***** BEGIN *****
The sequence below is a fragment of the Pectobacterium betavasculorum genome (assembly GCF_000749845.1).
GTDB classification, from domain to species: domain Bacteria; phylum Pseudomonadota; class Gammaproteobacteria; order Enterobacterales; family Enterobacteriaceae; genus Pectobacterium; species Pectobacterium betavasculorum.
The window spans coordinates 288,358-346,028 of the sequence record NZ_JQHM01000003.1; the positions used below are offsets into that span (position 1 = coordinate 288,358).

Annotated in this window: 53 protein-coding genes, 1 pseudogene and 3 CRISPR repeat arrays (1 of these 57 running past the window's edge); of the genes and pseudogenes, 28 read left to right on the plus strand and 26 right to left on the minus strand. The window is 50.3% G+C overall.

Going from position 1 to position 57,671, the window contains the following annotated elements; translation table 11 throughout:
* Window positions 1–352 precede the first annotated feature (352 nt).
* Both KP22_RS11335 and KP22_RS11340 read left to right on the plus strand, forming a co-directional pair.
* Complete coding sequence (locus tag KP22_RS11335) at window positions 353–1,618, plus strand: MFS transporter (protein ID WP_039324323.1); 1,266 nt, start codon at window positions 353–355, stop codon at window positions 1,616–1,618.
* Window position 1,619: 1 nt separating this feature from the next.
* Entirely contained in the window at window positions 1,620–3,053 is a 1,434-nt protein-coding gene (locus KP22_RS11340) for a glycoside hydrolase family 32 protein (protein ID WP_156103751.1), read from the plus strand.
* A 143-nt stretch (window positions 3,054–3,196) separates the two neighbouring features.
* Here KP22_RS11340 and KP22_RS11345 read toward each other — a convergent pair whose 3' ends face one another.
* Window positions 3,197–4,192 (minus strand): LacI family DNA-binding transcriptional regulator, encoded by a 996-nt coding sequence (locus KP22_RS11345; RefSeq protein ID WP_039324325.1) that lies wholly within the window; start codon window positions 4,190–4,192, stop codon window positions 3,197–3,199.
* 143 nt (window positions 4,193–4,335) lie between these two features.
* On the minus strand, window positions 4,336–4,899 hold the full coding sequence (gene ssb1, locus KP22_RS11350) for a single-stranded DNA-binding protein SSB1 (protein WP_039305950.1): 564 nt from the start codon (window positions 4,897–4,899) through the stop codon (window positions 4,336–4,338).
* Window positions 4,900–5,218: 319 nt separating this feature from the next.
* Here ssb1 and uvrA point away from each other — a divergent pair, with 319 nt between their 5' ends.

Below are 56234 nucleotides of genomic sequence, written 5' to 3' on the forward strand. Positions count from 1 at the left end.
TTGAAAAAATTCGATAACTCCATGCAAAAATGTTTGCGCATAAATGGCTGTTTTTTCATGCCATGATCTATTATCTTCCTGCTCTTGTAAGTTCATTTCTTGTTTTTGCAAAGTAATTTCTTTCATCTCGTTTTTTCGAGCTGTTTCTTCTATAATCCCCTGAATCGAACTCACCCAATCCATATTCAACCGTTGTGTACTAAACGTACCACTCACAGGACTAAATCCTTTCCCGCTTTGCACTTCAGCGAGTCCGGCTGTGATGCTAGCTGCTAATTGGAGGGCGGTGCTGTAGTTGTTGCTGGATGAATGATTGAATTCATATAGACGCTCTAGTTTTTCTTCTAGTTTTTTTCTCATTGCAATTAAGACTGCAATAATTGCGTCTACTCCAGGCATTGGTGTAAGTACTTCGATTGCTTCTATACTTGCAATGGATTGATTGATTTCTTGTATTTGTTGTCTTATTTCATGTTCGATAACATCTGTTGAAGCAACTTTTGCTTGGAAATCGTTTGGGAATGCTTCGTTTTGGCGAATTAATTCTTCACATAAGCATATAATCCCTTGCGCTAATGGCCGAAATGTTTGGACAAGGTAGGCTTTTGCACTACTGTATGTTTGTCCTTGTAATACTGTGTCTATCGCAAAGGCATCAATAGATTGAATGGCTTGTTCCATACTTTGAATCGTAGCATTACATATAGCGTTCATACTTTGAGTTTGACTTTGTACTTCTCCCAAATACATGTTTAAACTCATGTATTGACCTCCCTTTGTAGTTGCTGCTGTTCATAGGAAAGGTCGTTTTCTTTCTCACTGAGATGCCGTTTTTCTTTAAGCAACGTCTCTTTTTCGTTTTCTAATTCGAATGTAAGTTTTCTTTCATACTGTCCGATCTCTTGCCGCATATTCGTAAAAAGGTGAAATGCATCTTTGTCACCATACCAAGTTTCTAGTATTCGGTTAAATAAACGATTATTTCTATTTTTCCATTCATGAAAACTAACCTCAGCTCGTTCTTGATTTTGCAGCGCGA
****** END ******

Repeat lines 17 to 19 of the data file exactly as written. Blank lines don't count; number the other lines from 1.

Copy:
* Here ssb1 and uvrA point away from each other — a divergent pair, with 319 nt between their 5' ends.

Below are 56234 nucleotides of genomic sequence, written 5' to 3' on the forward strand. Positions count from 1 at the left end.
TTGAAAAAATTCGATAACTCCATGCAAAAATGTTTGCGCATAAATGGCTGTTTTTTCATGCCATGATCTATTATCTTCCTGCTCTTGTAAGTTCATTTCTTGTTTTTGCAAAGTAATTTCTTTCATCTCGTTTTTTCGAGCTGTTTCTTCTATAATCCCCTGAATCGAACTCACCCAATCCATATTCAACCGTTGTGTACTAAACGTACCACTCACAGGACTAAATCCTTTCCCGCTTTGCACTTCAGCGAGTCCGGCTGTGATGCTAGCTGCTAATTGGAGGGCGGTGCTGTAGTTGTTGCTGGATGAATGATTGAATTCATATAGACGCTCTAGTTTTTCTTCTAGTTTTTTTCTCATTGCAATTAAGACTGCAATAATTGCGTCTACTCCAGGCATTGGTGTAAGTACTTCGATTGCTTCTATACTTGCAATGGATTGATTGATTTCTTGTATTTGTTGTCTTATTTCATGTTCGATAACATCTGTTGAAGCAACTTTTGCTTGGAAATCGTTTGGGAATGCTTCGTTTTGGCGAATTAATTCTTCACATAAGCATATAATCCCTTGCGCTAATGGCCGAAATGTTTGGACAAGGTAGGCTTTTGCACTACTGTATGTTTGTCCTTGTAATACTGTGTCTATCGCAAAGGCATCAATAGATTGAATGGCTTGTTCCATACTTTGAATCGTAGCATTACATATAGCGTTCATACTTTGAGTTTGACTTTGTACTTCTCCCAAATACATGTTTAAACTCATGTATTGACCTCCCTTTGTAGTTGCTGCTGTTCATAGGAAAGGTCGTTTTCTTTCTCACTGAGATGCCGTTTTTCTTTAAGCAACGTCTCTTTTTCGTTTTCTAATTCGAATGTAAGTTTTCTTTCATACTGTCCGATCTCTTGCCGCATATTCGTAAAAAGGTGAAATGCATCTTTGTCACCATACCAAGTTTCTAGTATTCGGTTAAATAAACGATTATTTCTATTTTTCCATTCATGAAAACTAACCTCAGCTCGTTCTTGATTTTGCAGCGCGA